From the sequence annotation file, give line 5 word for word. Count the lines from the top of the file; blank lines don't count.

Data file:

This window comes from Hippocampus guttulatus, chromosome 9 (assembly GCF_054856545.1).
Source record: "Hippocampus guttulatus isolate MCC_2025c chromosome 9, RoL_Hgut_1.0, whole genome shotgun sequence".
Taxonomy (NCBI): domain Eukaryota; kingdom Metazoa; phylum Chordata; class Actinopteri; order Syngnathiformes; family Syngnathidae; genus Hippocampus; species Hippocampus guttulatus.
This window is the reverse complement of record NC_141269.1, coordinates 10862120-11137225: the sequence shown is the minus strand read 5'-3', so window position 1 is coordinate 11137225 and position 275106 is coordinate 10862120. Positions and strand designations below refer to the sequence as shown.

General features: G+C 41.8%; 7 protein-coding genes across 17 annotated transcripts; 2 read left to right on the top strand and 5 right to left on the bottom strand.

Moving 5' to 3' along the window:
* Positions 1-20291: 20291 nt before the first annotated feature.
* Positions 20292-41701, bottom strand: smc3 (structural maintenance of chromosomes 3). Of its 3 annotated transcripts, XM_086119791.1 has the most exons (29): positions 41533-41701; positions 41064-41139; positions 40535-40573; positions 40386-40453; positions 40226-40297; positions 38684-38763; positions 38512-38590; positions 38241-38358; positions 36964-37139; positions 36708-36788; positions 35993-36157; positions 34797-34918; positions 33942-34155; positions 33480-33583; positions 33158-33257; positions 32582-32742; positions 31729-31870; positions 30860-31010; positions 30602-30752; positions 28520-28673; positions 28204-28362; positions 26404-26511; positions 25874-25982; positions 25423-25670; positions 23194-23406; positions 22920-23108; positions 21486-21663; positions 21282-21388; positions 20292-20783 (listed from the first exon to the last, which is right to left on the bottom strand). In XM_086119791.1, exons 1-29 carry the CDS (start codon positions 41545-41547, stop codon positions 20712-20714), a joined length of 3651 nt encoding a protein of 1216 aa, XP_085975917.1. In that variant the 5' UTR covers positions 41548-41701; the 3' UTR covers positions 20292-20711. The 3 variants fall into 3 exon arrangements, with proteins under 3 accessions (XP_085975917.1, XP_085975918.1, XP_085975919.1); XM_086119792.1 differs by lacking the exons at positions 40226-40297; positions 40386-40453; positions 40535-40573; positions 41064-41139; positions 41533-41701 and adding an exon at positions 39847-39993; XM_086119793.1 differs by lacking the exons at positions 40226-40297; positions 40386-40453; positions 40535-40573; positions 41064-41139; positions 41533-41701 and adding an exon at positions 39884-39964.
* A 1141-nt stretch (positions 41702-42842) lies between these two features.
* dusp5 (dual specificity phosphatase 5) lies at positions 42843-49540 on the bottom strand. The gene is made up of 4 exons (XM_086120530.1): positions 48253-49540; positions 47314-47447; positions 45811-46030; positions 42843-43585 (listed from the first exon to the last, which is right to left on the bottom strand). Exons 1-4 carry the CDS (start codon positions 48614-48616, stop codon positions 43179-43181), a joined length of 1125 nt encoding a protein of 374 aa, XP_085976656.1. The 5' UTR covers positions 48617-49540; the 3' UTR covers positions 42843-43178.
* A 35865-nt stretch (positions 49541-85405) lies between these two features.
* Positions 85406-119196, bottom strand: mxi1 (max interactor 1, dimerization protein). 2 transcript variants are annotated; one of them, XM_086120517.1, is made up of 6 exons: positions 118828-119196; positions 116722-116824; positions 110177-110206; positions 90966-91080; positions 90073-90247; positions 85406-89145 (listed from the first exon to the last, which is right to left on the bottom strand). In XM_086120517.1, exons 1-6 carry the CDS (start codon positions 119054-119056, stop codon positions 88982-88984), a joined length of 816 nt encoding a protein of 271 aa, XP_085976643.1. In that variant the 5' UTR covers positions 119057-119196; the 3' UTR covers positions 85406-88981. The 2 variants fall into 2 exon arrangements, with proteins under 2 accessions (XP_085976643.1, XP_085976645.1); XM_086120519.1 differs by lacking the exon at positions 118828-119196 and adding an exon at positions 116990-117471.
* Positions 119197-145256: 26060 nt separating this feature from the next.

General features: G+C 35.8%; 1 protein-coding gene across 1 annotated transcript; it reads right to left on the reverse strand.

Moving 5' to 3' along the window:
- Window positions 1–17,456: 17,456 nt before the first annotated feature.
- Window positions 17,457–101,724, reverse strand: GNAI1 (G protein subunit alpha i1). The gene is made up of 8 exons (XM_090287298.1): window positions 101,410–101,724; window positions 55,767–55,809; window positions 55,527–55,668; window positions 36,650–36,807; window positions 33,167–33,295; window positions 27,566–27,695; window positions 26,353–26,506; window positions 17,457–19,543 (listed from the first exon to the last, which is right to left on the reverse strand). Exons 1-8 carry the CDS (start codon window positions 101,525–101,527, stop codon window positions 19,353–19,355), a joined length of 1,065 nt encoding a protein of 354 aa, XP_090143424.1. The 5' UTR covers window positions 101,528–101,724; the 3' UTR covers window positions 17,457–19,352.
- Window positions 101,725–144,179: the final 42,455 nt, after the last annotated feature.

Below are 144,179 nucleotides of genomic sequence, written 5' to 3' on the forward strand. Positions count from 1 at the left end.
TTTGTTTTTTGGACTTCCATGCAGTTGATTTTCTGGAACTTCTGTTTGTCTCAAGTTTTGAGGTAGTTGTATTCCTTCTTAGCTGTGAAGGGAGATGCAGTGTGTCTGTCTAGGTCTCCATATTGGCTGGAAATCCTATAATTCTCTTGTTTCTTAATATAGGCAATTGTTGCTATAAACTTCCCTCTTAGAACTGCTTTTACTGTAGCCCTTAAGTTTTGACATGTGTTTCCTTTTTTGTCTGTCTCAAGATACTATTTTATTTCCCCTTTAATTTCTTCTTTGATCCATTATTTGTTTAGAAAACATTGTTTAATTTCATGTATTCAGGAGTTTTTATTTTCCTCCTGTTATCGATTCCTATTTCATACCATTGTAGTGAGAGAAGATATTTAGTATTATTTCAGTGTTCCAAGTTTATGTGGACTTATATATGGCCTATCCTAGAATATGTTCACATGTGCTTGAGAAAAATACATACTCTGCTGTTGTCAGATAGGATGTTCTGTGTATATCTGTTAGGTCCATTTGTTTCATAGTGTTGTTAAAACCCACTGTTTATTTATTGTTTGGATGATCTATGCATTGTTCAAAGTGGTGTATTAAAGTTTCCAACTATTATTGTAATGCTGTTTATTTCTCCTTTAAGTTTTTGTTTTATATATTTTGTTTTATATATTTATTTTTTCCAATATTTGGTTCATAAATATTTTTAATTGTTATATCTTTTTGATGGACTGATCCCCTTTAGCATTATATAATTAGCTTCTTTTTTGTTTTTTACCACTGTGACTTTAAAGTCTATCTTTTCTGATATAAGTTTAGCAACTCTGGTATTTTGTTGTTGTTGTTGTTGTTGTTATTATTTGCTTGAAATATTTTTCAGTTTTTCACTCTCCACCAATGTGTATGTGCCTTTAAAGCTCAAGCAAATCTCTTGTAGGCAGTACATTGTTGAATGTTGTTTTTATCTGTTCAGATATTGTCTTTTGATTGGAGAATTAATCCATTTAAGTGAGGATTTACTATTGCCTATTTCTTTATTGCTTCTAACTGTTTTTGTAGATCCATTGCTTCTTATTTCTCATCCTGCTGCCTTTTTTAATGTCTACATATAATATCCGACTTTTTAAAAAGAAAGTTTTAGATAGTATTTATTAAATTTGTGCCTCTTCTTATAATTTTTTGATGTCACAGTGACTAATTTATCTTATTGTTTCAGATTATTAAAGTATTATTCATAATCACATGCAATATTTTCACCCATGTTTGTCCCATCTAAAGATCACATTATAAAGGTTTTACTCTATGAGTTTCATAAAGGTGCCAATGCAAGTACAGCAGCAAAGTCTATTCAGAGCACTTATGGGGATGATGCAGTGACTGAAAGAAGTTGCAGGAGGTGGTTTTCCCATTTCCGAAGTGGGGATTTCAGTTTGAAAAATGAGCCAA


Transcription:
General features: G+C 41.8%; 7 protein-coding genes across 17 annotated transcripts; 2 read left to right on the top strand and 5 right to left on the bottom strand.